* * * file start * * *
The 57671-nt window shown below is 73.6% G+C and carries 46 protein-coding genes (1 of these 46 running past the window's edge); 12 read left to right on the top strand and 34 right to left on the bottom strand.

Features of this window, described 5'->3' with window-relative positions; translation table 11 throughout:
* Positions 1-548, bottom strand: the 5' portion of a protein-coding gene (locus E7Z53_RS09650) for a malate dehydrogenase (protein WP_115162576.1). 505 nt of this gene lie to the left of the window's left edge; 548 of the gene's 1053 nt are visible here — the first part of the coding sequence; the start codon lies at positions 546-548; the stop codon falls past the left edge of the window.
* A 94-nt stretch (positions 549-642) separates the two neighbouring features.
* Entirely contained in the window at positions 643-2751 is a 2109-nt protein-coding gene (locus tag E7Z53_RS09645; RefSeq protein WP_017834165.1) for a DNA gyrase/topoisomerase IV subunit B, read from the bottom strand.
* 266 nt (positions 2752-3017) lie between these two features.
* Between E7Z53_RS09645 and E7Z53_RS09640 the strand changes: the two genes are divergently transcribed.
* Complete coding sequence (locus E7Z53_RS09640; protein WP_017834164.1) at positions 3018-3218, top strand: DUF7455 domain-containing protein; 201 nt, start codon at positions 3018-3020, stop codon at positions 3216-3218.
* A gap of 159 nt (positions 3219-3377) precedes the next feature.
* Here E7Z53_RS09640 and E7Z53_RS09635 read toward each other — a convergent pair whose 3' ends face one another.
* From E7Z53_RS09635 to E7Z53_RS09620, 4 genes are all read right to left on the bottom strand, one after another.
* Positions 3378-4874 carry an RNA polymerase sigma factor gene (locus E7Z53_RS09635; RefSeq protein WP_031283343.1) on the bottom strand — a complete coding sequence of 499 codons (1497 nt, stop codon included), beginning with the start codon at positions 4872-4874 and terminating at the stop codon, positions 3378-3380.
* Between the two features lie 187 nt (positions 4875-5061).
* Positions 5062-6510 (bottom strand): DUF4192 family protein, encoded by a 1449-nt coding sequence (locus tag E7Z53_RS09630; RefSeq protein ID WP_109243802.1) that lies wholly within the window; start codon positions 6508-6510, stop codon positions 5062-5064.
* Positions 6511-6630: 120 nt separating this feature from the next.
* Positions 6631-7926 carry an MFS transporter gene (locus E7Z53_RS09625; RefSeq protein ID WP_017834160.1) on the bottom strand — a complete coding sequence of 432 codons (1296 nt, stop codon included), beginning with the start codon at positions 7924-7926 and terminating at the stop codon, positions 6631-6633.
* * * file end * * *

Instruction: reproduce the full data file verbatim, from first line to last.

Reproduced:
The 57671-nt window shown below is 73.6% G+C and carries 46 protein-coding genes (1 of these 46 running past the window's edge); 12 read left to right on the top strand and 34 right to left on the bottom strand.

Features of this window, described 5'->3' with window-relative positions; translation table 11 throughout:
* Positions 1-548, bottom strand: the 5' portion of a protein-coding gene (locus E7Z53_RS09650) for a malate dehydrogenase (protein WP_115162576.1). 505 nt of this gene lie to the left of the window's left edge; 548 of the gene's 1053 nt are visible here — the first part of the coding sequence; the start codon lies at positions 546-548; the stop codon falls past the left edge of the window.
* A 94-nt stretch (positions 549-642) separates the two neighbouring features.
* Entirely contained in the window at positions 643-2751 is a 2109-nt protein-coding gene (locus tag E7Z53_RS09645; RefSeq protein WP_017834165.1) for a DNA gyrase/topoisomerase IV subunit B, read from the bottom strand.
* 266 nt (positions 2752-3017) lie between these two features.
* Between E7Z53_RS09645 and E7Z53_RS09640 the strand changes: the two genes are divergently transcribed.
* Complete coding sequence (locus E7Z53_RS09640; protein WP_017834164.1) at positions 3018-3218, top strand: DUF7455 domain-containing protein; 201 nt, start codon at positions 3018-3020, stop codon at positions 3216-3218.
* A gap of 159 nt (positions 3219-3377) precedes the next feature.
* Here E7Z53_RS09640 and E7Z53_RS09635 read toward each other — a convergent pair whose 3' ends face one another.
* From E7Z53_RS09635 to E7Z53_RS09620, 4 genes are all read right to left on the bottom strand, one after another.
* Positions 3378-4874 carry an RNA polymerase sigma factor gene (locus E7Z53_RS09635; RefSeq protein WP_031283343.1) on the bottom strand — a complete coding sequence of 499 codons (1497 nt, stop codon included), beginning with the start codon at positions 4872-4874 and terminating at the stop codon, positions 3378-3380.
* Between the two features lie 187 nt (positions 4875-5061).
* Positions 5062-6510 (bottom strand): DUF4192 family protein, encoded by a 1449-nt coding sequence (locus tag E7Z53_RS09630; RefSeq protein ID WP_109243802.1) that lies wholly within the window; start codon positions 6508-6510, stop codon positions 5062-5064.
* Positions 6511-6630: 120 nt separating this feature from the next.
* Positions 6631-7926 carry an MFS transporter gene (locus E7Z53_RS09625; RefSeq protein ID WP_017834160.1) on the bottom strand — a complete coding sequence of 432 codons (1296 nt, stop codon included), beginning with the start codon at positions 7924-7926 and terminating at the stop codon, positions 6631-6633.